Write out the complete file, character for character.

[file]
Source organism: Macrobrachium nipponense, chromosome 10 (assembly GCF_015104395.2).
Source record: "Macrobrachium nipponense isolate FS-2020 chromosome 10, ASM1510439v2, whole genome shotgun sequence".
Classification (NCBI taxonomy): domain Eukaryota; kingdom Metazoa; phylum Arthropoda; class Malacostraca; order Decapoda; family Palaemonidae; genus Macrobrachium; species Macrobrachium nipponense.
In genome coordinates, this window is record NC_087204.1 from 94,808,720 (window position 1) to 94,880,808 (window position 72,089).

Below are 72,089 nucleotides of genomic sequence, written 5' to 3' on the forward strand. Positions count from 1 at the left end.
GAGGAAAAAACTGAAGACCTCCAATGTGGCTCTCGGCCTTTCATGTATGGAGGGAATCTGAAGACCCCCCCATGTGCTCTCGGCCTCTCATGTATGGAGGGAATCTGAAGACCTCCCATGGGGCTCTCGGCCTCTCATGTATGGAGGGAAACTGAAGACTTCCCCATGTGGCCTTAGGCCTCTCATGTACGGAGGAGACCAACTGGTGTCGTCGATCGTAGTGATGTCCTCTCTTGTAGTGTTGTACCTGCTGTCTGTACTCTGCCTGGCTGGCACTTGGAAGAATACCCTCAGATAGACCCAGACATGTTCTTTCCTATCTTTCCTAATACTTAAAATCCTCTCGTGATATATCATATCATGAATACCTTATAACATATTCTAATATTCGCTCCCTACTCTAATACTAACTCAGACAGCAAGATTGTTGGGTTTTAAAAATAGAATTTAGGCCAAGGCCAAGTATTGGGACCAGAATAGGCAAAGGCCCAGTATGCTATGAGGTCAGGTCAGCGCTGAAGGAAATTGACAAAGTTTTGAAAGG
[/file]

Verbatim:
Source organism: Macrobrachium nipponense, chromosome 10 (assembly GCF_015104395.2).
Source record: "Macrobrachium nipponense isolate FS-2020 chromosome 10, ASM1510439v2, whole genome shotgun sequence".
Classification (NCBI taxonomy): domain Eukaryota; kingdom Metazoa; phylum Arthropoda; class Malacostraca; order Decapoda; family Palaemonidae; genus Macrobrachium; species Macrobrachium nipponense.
In genome coordinates, this window is record NC_087204.1 from 94,808,720 (window position 1) to 94,880,808 (window position 72,089).

Below are 72,089 nucleotides of genomic sequence, written 5' to 3' on the forward strand. Positions count from 1 at the left end.
GAGGAAAAAACTGAAGACCTCCAATGTGGCTCTCGGCCTTTCATGTATGGAGGGAATCTGAAGACCCCCCCATGTGCTCTCGGCCTCTCATGTATGGAGGGAATCTGAAGACCTCCCATGGGGCTCTCGGCCTCTCATGTATGGAGGGAAACTGAAGACTTCCCCATGTGGCCTTAGGCCTCTCATGTACGGAGGAGACCAACTGGTGTCGTCGATCGTAGTGATGTCCTCTCTTGTAGTGTTGTACCTGCTGTCTGTACTCTGCCTGGCTGGCACTTGGAAGAATACCCTCAGATAGACCCAGACATGTTCTTTCCTATCTTTCCTAATACTTAAAATCCTCTCGTGATATATCATATCATGAATACCTTATAACATATTCTAATATTCGCTCCCTACTCTAATACTAACTCAGACAGCAAGATTGTTGGGTTTTAAAAATAGAATTTAGGCCAAGGCCAAGTATTGGGACCAGAATAGGCAAAGGCCCAGTATGCTATGAGGTCAGGTCAGCGCTGAAGGAAATTGACAAAGTTTTGAAAGG